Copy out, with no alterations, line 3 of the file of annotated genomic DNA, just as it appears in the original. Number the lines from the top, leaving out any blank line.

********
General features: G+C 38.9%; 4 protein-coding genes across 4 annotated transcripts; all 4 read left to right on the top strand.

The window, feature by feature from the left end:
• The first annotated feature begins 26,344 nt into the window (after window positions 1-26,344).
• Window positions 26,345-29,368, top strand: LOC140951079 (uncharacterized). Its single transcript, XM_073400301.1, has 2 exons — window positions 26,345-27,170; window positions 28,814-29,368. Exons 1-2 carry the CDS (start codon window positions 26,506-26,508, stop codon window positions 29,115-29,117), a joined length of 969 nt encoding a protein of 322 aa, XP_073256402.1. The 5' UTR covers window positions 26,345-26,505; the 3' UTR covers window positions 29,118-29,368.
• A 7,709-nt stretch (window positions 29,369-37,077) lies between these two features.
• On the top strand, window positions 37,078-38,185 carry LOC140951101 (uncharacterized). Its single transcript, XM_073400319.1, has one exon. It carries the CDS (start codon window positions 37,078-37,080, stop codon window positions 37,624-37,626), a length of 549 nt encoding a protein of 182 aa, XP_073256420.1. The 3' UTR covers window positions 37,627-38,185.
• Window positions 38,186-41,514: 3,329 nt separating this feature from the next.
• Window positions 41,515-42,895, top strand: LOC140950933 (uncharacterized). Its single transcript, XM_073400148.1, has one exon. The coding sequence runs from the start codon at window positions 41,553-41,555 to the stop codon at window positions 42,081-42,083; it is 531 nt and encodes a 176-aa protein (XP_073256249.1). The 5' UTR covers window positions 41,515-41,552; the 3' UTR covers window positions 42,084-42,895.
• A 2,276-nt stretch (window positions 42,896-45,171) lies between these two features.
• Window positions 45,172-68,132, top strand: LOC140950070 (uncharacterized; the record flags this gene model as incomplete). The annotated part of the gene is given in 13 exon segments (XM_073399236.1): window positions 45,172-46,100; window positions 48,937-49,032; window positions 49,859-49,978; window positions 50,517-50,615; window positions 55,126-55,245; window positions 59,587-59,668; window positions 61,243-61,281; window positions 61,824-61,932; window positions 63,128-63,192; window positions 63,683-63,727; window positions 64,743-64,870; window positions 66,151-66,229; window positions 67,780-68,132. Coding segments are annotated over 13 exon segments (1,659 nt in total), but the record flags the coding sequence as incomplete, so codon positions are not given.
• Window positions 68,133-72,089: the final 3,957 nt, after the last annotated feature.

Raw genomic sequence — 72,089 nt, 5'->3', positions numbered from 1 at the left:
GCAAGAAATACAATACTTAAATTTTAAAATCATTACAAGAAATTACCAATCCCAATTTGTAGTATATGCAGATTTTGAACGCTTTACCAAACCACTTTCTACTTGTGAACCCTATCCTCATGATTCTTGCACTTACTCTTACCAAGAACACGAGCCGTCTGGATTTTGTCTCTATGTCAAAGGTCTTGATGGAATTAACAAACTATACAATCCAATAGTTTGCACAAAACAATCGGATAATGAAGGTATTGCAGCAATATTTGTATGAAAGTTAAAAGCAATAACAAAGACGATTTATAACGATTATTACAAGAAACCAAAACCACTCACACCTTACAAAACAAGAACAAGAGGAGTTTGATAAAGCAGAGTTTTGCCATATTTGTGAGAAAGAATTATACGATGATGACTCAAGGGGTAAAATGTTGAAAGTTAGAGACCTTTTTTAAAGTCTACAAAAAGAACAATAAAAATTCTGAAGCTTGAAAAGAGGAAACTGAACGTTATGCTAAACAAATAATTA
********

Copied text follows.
• The first annotated feature begins 26,344 nt into the window (after window positions 1-26,344).